Linden tea is made by brewing the dried flowers, and sometimes the leaves and bark, of the Linden tree. This tree is part of the Tilla genus, and it mostly grows in temperate climates like northern Asia, Europe, and North America.
Linden tea not only tastes great and has a wonderful aroma, but also has been used for medicinal purposes for hundreds of years. Some of the benefits associated with drinking Linden tea include:
- reducing inflammation and pain
- alleviating stress and anxiety
- lowering blood pressure
The vitamins, antioxidants, and essential oils found in Linden tea can provide important health benefits. For example, folk medicine in various cultures around the world has used Linden tea for diuretic effects, helping patients break fevers by assisting them to sweat.
Linden tea also has several sedative properties, which can assist with falling asleep, reducing anxiety, and calming restless nerves.
Additional health benefits of drinking Linden tea may include:
Reducing Inflammation and Pain
Being able to reduce inflammation is an important part of any medical treatment. Quercetin, an antioxidant found in Linden tea, has been proven to be effective against inflammation, especially in the heart and the rest of the cardiovascular system.
Linden tea has also been shown to alleviate pain, particularly pain that is related to heat, skin irritations, and muscle and joint spasms.
Additionally, Linden tea has a calming nervine known as antispasmodic. This nervine can be helpful in easing cramps and spasms that cause migraines, muscle tightening, and menstrual cramps.
Alleviating Stress and Anxiety
Tilia tomentosa Moench bud extracts (TTBEs) are in the Linden tree. Studies have shown that this compound is effective in reducing anxiety and alleviating stress.
The Linden tree contains anxiolytic, an essential oil that can reduce anxiety by limiting the ability of the body to get excited.
Lowering Blood Pressure
Components in the Linden tree and in its leaves and flowers can act as a vasodilator, which is a chemical reaction that dilates blood vessels and lowers blood pressure.
It is also classified as a hypotensive herb that has flavonoid tiliroside, a compound that has been shown to reduce hypertension.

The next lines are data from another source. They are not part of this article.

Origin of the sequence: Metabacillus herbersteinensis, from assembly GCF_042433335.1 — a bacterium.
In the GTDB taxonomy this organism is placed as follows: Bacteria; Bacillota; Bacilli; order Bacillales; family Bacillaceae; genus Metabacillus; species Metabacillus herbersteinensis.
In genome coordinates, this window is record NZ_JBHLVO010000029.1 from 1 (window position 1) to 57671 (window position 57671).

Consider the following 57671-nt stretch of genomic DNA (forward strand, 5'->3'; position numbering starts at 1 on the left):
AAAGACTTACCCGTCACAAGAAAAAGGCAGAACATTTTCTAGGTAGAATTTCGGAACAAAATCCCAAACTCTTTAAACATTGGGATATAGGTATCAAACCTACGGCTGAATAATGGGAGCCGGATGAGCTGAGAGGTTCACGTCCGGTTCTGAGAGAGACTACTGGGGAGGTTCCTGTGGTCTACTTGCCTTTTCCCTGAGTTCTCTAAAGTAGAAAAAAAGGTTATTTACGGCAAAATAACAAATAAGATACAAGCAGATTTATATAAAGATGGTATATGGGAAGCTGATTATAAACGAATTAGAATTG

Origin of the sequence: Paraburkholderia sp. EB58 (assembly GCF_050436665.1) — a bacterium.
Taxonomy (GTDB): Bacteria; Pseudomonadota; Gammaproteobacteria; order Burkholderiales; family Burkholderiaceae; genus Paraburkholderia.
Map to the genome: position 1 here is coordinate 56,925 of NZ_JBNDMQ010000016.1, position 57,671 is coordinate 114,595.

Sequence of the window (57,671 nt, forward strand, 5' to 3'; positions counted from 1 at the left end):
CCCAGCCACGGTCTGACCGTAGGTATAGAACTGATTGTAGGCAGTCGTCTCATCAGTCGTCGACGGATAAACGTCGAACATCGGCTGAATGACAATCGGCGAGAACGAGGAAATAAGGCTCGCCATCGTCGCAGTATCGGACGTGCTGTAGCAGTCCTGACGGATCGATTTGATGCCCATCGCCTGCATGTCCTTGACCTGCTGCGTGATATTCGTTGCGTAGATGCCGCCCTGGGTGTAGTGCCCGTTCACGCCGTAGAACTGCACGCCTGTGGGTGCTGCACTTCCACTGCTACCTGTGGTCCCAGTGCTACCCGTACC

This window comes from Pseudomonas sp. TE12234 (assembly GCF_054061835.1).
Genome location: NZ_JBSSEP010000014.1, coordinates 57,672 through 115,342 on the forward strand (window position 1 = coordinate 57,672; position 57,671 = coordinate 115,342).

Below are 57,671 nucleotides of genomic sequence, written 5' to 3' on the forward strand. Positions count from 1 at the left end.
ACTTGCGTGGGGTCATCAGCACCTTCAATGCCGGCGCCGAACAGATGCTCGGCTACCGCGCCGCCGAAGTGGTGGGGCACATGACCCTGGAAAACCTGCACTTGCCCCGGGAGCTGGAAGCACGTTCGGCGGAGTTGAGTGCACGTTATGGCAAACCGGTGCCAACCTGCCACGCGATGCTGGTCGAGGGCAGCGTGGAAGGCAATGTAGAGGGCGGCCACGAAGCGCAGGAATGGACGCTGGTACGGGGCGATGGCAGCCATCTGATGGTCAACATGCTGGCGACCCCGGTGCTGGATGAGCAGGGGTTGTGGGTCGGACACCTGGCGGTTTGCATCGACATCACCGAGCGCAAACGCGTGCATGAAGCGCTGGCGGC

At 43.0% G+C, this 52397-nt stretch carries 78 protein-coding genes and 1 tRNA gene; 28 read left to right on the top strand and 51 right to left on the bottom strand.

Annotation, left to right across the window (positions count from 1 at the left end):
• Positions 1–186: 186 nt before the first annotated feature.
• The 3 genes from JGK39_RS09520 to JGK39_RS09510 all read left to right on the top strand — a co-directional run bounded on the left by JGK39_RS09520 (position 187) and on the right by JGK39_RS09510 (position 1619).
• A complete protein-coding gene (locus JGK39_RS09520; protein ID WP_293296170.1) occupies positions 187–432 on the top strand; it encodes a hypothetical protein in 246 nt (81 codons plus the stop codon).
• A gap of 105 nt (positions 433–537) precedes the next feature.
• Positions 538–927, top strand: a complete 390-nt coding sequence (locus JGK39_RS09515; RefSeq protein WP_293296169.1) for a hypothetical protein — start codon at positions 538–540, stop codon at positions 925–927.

Linden tea is rich in vitamins, antioxidants, and essential oils.
Nutrients per Serving
The nutritional content contains:
- Calories: 0
- Protein: 0
- Fat: 0
- Carbohydrates: 0g
- Fiber: 0
- Sugar: 0
Things to Watch Out For
The Food and Drug Administration has classified Linden flowers as generally safe for moderate, human consumption. There are, however, several considerations you should make before deciding to add Linden to your diet.
The amount of Linden tea you should consume depends on several factors, such as your age and health. There isn’t enough scientific information, however, to determine what is a safe dosage of Linden tea. Frequent consumption of Linden tea has been linked with heart damage.
Linden has been shown to have similar effects to a diuretic (help rid your body of salt and water). Taking Linden might increase the rate of dehydration in the body, as well as decrease how effectively the body rids itself of lithium. This could increase how much lithium is in your body and result in serious side effects.
Linden has also been shown to carry Clostridium botulinum spores, which can cause botulism, a rare but paralyzing and even life-threatening illness. While it doesn’t have them in significant quantities, caution should be given when considering giving Linden tea to infants because it increases the risk of infant botulism.
Linden tea may cause drowsiness, so it is advisable that you do not drive or operate heavy machinery after consumption. It should also not be taken with sedatives, herbs, or other medications that regulate blood pressure.
How to Prepare Linden Tea
A typical serving is one tea bag (1.5g) in 8 ounces of hot water. The length of time that the bag steeps in the water depends on how concentrated you want the tea to be. The European Medicines Agency recommends a moderate intake of linden tea, which they define as no more than 4 grams, or two tea bags, a day.
Linden tea can be made with just the flower or can include the bark and leaves. Boil water and then let your Linden mixture steep for three minutes before drinking. Additional ways to consume Linden include:
- Refreshing Linden Summertime Iced Tea
- Linden Flower Honey
- Linden Tincture
- Grief Healing Infusion
- Cool It Down & Relax Tea
- Lovely Linden Bathtub Blend